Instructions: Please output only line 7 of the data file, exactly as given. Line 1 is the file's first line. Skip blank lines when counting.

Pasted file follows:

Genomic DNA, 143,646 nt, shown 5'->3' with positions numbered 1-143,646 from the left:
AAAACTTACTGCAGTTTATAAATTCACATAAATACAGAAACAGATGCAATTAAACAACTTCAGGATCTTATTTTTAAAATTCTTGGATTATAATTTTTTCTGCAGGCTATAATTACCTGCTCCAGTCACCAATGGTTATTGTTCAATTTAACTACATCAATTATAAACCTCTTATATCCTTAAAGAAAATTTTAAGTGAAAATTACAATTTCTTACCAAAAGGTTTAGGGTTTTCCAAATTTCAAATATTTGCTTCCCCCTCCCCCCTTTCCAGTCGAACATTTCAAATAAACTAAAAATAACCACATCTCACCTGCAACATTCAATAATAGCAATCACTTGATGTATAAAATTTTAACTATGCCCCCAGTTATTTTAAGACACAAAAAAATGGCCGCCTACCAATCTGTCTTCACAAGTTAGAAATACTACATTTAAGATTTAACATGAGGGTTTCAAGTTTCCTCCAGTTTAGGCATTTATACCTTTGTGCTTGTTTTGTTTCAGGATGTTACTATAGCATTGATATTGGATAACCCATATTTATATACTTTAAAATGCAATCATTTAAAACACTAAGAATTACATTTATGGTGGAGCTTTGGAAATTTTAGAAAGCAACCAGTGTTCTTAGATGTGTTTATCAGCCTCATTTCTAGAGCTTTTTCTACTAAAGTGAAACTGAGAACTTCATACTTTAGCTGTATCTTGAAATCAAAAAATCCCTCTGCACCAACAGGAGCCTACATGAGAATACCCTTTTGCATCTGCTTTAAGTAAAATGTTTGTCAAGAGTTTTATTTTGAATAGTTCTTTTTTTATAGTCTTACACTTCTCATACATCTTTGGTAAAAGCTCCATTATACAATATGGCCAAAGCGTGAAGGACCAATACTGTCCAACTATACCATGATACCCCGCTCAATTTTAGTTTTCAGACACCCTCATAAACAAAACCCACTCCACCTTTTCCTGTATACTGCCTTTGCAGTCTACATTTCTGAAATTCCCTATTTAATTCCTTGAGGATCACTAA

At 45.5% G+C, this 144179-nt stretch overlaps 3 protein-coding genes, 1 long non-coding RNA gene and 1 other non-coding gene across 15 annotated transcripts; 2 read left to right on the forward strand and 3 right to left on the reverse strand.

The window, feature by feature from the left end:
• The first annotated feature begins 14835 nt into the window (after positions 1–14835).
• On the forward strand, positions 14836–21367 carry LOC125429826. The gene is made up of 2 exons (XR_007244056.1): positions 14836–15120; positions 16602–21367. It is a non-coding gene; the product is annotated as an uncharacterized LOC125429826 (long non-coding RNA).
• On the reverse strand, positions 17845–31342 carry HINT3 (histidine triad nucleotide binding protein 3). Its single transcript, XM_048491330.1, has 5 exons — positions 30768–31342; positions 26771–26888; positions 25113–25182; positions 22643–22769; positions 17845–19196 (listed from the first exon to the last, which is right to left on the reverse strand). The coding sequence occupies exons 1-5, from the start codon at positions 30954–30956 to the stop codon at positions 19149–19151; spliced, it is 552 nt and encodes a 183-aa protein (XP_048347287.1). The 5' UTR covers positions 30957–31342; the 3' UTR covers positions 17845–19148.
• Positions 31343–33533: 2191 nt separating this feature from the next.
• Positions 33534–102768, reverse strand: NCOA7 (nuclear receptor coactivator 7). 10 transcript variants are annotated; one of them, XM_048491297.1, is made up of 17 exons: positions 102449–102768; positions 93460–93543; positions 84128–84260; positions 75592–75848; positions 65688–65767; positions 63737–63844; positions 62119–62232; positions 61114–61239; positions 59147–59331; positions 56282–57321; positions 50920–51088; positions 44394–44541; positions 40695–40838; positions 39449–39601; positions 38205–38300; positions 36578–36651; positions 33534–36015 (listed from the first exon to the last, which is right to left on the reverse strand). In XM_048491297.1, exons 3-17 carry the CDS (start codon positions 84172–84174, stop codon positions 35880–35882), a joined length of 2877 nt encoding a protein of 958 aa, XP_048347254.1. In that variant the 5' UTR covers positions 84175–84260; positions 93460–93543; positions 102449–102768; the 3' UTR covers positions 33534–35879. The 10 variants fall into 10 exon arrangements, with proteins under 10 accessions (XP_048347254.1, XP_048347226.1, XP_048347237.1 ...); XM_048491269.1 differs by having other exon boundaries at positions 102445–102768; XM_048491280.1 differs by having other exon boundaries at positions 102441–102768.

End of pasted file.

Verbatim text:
• On the reverse strand, positions 17845–31342 carry HINT3 (histidine triad nucleotide binding protein 3). Its single transcript, XM_048491330.1, has 5 exons — positions 30768–31342; positions 26771–26888; positions 25113–25182; positions 22643–22769; positions 17845–19196 (listed from the first exon to the last, which is right to left on the reverse strand). The coding sequence occupies exons 1-5, from the start codon at positions 30954–30956 to the stop codon at positions 19149–19151; spliced, it is 552 nt and encodes a 183-aa protein (XP_048347287.1). The 5' UTR covers positions 30957–31342; the 3' UTR covers positions 17845–19148.